According to an observational study, there may be substantial monkeypox transmission prior to the onset of symptoms, making timely isolation of infected individuals more difficult.
Analysis of contact tracing data from the UK Health Security Agency (UKHSA) shows that transmission can be detected up to 4 days before symptom onset, and that 53% of transmission occurs during this pre-symptomatic phase, Thomas Ward of the UK Health Security Agency reports London and colleagues.
“It takes 16 to 23 days of quarantine to detect 95% of potentially infected people,” they said in BMJ.
After right truncation and adjustment for epidemic stage bias, the research team found that the average incubation period was estimated to be 7.8 days, while the average serial interval (from the onset of symptoms in the main case patient to the appearance of secondary contacts Symptom time) was 9.5 days.
“The median serial interval of es is shorter than the incubation period, suggesting much more presymptomatic transmission than previously thought and confirmed by analysis of individual-level data,” Ward and co-authors wrote.
Findings modeling studies suggest that many infections cannot be prevented by requiring individuals to isolate after noticing symptoms and that “presymptomatic transmission … will have important implications for global infection control,” says Esther Freeman, MD. Massachusetts General Hospital in Boston and colleagues note in an accompanying editorial.
Freeman’s group noted that post-exposure vaccination of contacts detected by symptomatic individuals alone may not be sufficient, so the UK and US The shift from prevention to pre-exposure prophylaxis that includes some high-risk populations” is on the right track. Between May 2022 and August 2022, 2,746 people in the UK had an incubation period, which is the time from exposure to symptoms. The time to case doubling was 9.07 days (95% CI 7.08-12.63) on 6 May, when the first UK monkeypox case was reported, and 29 days (95% CI 23.44-38.02).
Participants were all infected with PCR-confirmed monkeypox virus, had a mean age of 38 years, and 95% reported being gay, bisexual or MSM.
Researchers found that 10 of 13 linked patients had documented pre-symptomatic transmission.
Respondents in case questionnaire (mean age, 37 years), “53 percent had a history of an STI in the past year, and 31 percent had at least 10 or more sexual partners in the past three months,” Ward and his colleagues said. This is in stark contrast to “the Democratic Republic of the Congo, where the median age was 10 years in 2016 and only 42% of cases were older than 5 years in 2020. This suggests a change in the main route of transmission of monkeypox virus. Epidemic in 2022 disease.”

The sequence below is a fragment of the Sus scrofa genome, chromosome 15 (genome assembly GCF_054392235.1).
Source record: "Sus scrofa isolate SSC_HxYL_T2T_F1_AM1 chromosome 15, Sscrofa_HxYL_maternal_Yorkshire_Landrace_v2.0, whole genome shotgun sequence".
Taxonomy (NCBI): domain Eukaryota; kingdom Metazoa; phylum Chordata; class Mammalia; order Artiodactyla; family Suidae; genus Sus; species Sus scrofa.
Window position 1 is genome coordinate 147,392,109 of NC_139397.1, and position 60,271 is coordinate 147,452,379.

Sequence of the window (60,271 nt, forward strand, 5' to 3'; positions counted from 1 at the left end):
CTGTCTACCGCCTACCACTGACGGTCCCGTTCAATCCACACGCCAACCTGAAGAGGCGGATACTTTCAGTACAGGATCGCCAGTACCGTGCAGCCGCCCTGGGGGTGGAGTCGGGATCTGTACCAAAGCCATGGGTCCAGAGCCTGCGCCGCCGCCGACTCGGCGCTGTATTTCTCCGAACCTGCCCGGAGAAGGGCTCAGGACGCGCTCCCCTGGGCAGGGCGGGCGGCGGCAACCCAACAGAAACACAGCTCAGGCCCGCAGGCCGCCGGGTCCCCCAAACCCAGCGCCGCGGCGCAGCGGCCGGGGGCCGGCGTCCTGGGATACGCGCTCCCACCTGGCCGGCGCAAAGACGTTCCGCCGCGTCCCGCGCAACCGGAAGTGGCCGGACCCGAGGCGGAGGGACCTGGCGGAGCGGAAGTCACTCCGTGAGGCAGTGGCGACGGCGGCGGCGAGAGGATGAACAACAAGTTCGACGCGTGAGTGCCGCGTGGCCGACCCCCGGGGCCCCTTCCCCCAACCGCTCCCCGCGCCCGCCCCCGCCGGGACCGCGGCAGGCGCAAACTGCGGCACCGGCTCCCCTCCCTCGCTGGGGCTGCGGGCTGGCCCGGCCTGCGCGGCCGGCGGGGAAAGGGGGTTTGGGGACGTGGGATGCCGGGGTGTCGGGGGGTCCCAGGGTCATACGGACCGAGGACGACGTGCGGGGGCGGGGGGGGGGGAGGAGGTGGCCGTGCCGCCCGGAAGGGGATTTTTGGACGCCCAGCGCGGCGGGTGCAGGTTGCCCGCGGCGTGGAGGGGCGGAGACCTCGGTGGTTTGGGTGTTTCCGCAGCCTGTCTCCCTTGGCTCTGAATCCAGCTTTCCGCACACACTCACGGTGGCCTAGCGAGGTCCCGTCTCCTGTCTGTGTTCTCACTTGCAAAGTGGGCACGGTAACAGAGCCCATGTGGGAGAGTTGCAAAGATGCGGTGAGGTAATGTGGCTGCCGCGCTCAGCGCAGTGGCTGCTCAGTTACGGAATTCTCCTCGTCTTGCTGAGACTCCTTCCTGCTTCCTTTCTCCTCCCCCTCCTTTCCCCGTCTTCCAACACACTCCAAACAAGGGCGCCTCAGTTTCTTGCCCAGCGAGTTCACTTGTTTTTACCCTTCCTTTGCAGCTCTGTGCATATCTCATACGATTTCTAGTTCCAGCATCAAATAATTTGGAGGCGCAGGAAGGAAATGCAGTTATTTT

Regarding their finding that 53% of transmission occurred in the presymptomatic phase, the authors caution, “Since the serial interval depends on the incubation period, this finding is a Limitations of other studies include the use of “contact tracing to identify correct case-contact pairs and self-reported date of symptom onset,” they noted in a press release. They also caution that the data may not necessarily be directly applicable to other populations with different transmission patterns.
Freeman’s group emphasizes that lack of equitable access to vaccines to control monkeypox is a serious problem and becomes even more problematic if presymptomatic transmission occurs. “In the United States… blacks accounted for 50 percent of monkeypox infections but received only 12 percent of the vaccines,” they wrote.
“From a health system perspective, vaccination is likely to be more cost-effective than managing the consequences of preventable infection, including hospital admissions, loss of income during isolation, and long-term complications,” they said.
Freeman and colleagues also stress that monkeypox outbreaks in Europe and North America may be on the wane, but “we have a responsibility to deploy effective virus control tools globally—not just In wealthy countries. These tools include studies to understand transmission dynamics in African settings and inclusion of endemic countries in vaccine trials.”
Kate Kneisel of Belleville, Ontario Freelance medical reporter.
Ward and co-authors disclose no industry affiliation.
Freeman and coauthors disclosed their relationship with the World Health Organization monkeypox guideline development group.